Vaginal dryness is one of the least talked about menopause symptoms. Sleeplessness and hot flashes can be incredibly disruptive, but they are nowhere near as intimate an issue. And yet many women will encounter the uncomfortable condition at some point.
When estrogen levels drop during perimenopause, so do moisture levels in skin. When this happens, the vulva (the skin outside your vagina) can become increasingly sensitive. But vaginal dryness doesn’t stop there: Many women feel itchiness, burning, and pain.
Here, though, are some things you should know.
1. It’s common.
Even if it seems like most women aren’t talking about it, there’s a pretty good chance they are experiencing it. Contrary to popular belief, vaginal dryness is not strictly a “menopause thing.” Vaginal dryness impacts one in five women and can be triggered by an autoimmune disorder like Sjogren’s, eczema, psoriasis, or another vaginal sensitivity. Speak with your doctor if you’re experiencing persistent dryness and irritation.
2. It’s manageable.
Vaginal dryness doesn’t have to interfere with your daily life. Daily use of a water-based intimate skin moisturizer with hyaluronic acid and vitamin E is one of the most effective ways to relieve vaginal dryness.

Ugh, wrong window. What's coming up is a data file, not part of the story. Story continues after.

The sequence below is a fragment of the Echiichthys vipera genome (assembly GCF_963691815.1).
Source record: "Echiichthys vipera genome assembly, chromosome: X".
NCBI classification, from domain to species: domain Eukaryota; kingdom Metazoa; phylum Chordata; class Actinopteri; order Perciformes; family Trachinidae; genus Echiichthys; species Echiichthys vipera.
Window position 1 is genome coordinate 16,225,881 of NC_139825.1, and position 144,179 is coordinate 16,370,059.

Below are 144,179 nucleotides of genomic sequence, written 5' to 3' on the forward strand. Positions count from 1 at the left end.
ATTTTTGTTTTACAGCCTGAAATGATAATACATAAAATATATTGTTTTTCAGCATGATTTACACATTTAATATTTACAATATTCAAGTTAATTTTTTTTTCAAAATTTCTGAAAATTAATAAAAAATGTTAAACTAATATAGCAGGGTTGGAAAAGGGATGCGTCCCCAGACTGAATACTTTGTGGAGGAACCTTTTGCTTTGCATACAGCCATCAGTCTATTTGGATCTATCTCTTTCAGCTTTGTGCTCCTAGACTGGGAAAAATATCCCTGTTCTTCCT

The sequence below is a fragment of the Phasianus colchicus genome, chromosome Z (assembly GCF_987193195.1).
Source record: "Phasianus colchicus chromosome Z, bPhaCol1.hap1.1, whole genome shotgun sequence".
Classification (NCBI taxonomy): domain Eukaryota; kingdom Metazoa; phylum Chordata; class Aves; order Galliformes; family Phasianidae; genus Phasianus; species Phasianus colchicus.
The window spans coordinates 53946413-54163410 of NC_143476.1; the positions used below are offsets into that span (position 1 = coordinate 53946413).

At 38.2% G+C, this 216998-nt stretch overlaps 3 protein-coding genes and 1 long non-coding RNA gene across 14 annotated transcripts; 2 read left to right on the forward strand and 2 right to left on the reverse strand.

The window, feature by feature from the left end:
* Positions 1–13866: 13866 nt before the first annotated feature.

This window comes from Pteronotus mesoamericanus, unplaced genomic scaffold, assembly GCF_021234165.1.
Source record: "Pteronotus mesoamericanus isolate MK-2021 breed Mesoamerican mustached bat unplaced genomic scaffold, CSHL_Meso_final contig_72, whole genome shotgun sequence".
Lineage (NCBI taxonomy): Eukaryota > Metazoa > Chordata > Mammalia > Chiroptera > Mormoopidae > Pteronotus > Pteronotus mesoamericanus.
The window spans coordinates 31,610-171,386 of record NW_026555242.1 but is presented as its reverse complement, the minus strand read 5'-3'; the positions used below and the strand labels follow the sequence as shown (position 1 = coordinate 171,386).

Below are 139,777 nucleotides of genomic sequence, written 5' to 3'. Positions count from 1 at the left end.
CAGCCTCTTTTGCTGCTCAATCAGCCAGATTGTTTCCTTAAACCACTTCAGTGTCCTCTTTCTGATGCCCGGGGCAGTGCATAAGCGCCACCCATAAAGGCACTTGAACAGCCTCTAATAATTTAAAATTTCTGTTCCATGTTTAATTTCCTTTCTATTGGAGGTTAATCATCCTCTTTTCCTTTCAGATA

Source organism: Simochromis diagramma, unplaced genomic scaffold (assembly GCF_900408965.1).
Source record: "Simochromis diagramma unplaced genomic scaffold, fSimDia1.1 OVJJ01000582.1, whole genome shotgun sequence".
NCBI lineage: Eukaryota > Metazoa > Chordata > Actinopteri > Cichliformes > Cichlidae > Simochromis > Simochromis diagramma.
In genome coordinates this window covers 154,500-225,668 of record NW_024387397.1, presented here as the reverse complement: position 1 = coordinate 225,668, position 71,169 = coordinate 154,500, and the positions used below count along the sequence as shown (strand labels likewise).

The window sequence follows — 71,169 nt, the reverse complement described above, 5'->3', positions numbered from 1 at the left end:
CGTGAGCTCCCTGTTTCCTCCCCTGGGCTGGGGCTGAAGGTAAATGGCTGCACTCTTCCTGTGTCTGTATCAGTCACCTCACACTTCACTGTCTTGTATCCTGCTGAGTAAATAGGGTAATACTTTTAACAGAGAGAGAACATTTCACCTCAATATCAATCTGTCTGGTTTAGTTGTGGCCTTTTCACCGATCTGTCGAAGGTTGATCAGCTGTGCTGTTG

3. It won’t ruin your sex life.
Though it’s true that some women experience more difficulty becoming aroused after menopause as the result of vaginal dryness, it doesn’t have to be a libido killer. Used regularly, a high-quality vaginal moisturizer can be super helpful for relieving vaginal dryness. You can also opt to use a vaginal lubricant before sexual activity to provide lubrication and relieve pain.
4. You can adjust your skin care regimen to treat it right now.
If you’re experiencing vaginal dryness, there are a few easy fixes that you can work into your daily skin care regimen even before you invest in a high-quality vaginal moisturizer. First, take a good look at the ingredients lists on your moisturizers and body wash. Fragrances and dyes can trigger skin sensitives. You should also avoid detergents and fabric softeners with dyes or fragrances. Then, after you’ve ditched all that stuff, use only clean, warm water to wash the inner parts of your vulva. Soap can be drying — and that’s the exact thing you’re trying to fix.